The R necking also has a double moulding, but this time cut into a double cable pattern. The necking may perhaps be remade on the E side. The R capital is a single scallop, with the bell ornamented with slender upright leaves, with their tips touching the curve of the scallop. In the centre of each leaf is either another leaf widening to show veining in the upper part, or more probably a stalk and ears of wheat. These ears can most easily be seen on the R side of the main face. The leaves are rigid apart from the elongated ones on the angles, where they gently and elegantly undulate. The shield of the capital is divided into two, with a sunken segment against the impost block and a crescent, blunted on the angle below. The impost is chamfered and plain as on L.

The arch is plain and square, apart from the continuous hollow on the angle, where a series of prominent domes, one per voussoir, is carved.

2nd order

The second order is plain and square with the wall throughout, only marked by an impost, which continues as a string course for about a metre onto the E wall of the nave.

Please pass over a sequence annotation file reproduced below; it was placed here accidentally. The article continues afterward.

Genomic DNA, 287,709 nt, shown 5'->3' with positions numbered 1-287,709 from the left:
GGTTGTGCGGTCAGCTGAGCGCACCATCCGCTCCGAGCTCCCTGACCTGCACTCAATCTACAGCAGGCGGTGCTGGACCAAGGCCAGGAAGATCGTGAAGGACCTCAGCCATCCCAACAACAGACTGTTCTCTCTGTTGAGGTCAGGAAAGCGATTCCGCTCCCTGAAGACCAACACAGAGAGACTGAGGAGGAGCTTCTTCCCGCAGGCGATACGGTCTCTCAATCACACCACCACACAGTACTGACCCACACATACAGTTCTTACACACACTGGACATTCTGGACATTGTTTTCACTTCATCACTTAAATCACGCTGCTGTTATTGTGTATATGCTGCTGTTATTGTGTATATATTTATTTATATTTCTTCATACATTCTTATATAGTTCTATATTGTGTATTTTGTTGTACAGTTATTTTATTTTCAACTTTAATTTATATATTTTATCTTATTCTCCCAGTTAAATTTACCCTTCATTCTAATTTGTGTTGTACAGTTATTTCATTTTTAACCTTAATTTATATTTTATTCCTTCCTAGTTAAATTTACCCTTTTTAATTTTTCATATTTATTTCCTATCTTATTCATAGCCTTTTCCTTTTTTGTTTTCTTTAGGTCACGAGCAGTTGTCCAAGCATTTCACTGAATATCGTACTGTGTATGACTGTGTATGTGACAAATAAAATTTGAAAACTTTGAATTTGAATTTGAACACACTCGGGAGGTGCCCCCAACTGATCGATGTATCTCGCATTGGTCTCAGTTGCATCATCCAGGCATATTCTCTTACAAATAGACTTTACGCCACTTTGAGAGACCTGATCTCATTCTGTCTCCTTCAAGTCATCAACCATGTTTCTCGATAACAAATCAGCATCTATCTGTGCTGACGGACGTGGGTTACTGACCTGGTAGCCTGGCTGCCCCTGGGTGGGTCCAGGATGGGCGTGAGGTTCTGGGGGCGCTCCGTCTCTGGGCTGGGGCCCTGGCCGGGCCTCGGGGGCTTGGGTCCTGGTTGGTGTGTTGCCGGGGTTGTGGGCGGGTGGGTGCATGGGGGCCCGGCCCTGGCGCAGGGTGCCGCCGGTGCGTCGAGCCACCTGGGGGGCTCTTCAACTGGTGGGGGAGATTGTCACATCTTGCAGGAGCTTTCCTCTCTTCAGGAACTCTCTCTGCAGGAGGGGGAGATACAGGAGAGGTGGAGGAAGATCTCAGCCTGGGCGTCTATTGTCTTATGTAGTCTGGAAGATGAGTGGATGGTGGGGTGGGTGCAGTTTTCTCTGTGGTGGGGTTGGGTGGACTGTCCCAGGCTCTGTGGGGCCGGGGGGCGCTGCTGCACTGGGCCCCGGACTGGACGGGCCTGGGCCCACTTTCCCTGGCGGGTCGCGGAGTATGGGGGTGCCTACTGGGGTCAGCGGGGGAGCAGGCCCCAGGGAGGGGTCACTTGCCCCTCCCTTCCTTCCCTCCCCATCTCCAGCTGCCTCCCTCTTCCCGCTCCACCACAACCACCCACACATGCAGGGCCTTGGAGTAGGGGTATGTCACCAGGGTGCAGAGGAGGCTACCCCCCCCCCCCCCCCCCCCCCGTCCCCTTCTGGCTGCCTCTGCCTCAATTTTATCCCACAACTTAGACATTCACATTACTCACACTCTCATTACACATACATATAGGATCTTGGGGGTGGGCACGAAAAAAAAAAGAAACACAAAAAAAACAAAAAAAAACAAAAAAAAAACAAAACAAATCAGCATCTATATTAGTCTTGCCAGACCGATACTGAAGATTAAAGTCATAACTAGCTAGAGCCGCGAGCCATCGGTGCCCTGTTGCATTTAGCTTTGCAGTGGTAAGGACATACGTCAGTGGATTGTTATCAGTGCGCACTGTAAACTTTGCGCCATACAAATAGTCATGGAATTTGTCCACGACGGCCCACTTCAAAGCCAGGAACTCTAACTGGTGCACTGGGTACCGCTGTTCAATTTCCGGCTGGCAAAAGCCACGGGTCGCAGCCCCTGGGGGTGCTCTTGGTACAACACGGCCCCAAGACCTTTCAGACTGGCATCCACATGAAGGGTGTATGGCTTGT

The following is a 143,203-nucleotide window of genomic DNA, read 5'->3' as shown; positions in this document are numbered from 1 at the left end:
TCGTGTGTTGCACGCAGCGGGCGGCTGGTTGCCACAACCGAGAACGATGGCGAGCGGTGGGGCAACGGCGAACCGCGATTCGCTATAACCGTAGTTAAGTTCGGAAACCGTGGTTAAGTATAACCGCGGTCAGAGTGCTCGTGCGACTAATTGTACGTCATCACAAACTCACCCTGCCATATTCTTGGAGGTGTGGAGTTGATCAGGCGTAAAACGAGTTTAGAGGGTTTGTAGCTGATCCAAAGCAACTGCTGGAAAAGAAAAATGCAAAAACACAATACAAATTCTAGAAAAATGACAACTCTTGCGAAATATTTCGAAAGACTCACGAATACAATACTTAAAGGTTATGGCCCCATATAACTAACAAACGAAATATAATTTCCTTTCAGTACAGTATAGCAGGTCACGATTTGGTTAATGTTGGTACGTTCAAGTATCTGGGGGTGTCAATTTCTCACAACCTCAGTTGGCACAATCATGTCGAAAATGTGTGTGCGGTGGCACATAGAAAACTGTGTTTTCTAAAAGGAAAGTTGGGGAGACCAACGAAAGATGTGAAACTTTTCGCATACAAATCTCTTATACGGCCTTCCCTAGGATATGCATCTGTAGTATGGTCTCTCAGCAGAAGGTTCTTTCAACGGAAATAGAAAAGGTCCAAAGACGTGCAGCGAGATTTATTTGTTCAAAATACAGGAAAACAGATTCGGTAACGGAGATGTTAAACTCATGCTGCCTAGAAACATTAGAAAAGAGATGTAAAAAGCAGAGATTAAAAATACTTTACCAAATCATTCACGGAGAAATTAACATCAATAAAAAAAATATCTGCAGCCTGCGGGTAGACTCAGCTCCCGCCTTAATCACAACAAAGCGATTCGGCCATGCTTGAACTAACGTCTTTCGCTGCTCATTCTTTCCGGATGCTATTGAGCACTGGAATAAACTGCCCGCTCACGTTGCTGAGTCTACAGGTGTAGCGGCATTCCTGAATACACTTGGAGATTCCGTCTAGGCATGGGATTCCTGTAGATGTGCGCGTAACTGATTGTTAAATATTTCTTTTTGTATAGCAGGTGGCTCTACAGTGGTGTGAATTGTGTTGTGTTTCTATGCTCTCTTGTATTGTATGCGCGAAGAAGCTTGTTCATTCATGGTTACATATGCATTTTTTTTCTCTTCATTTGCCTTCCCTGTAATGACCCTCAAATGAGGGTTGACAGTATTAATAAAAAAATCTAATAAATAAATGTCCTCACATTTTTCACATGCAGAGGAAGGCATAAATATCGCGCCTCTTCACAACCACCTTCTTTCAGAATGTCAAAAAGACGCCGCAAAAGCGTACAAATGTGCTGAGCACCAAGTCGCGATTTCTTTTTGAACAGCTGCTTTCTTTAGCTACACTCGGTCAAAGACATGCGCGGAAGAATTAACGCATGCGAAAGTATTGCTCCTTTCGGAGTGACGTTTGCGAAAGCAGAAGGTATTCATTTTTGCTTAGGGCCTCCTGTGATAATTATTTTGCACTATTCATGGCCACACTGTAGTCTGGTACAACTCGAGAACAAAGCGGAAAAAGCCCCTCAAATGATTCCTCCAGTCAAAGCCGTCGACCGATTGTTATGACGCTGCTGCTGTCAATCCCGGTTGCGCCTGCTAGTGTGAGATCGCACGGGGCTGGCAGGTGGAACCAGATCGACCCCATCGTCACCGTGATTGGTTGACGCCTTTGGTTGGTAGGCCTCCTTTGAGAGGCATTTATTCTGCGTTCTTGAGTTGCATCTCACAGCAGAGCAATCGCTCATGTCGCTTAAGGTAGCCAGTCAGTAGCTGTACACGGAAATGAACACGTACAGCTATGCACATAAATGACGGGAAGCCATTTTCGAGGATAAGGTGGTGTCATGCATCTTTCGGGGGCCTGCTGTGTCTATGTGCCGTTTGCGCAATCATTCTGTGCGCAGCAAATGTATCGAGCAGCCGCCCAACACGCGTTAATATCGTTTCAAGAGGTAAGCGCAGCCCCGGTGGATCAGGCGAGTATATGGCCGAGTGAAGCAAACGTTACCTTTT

Furnishings

Fonts

Font at W end of nave.

Of the series of Wolds fonts, this is among the largest in diameter, and most intricately decorated. It stands on a simple modern stem.

The side has a trellis grid pattern formed of double strands which interweave as they cross. The strands continue straight to the very bottom, which has a nibbled edge. At the top, the double strands loop round and return down the grid, whereas at the bottom they are cut off by the edge. There are 19 loops just below the top. They are numbered from L to R round the font.

The cable pattern at the top is on the angle of the rim, showing on both side and top surfaces. It has well-rounded, uneven in thickness segments. There are traces of the medieval fastenings, with an inset repair on the N side, and a scar on the S. The basin is straight-sided with a floor that slopes gradually to the drain hole. The basin is relatively large, and about the same depth as that at Kirkburn.

Dimensions
Depth of interior 0.39m
External diameter 0.92m
Height 0.58m
Internal diameter 0.67m

Comments/Opinions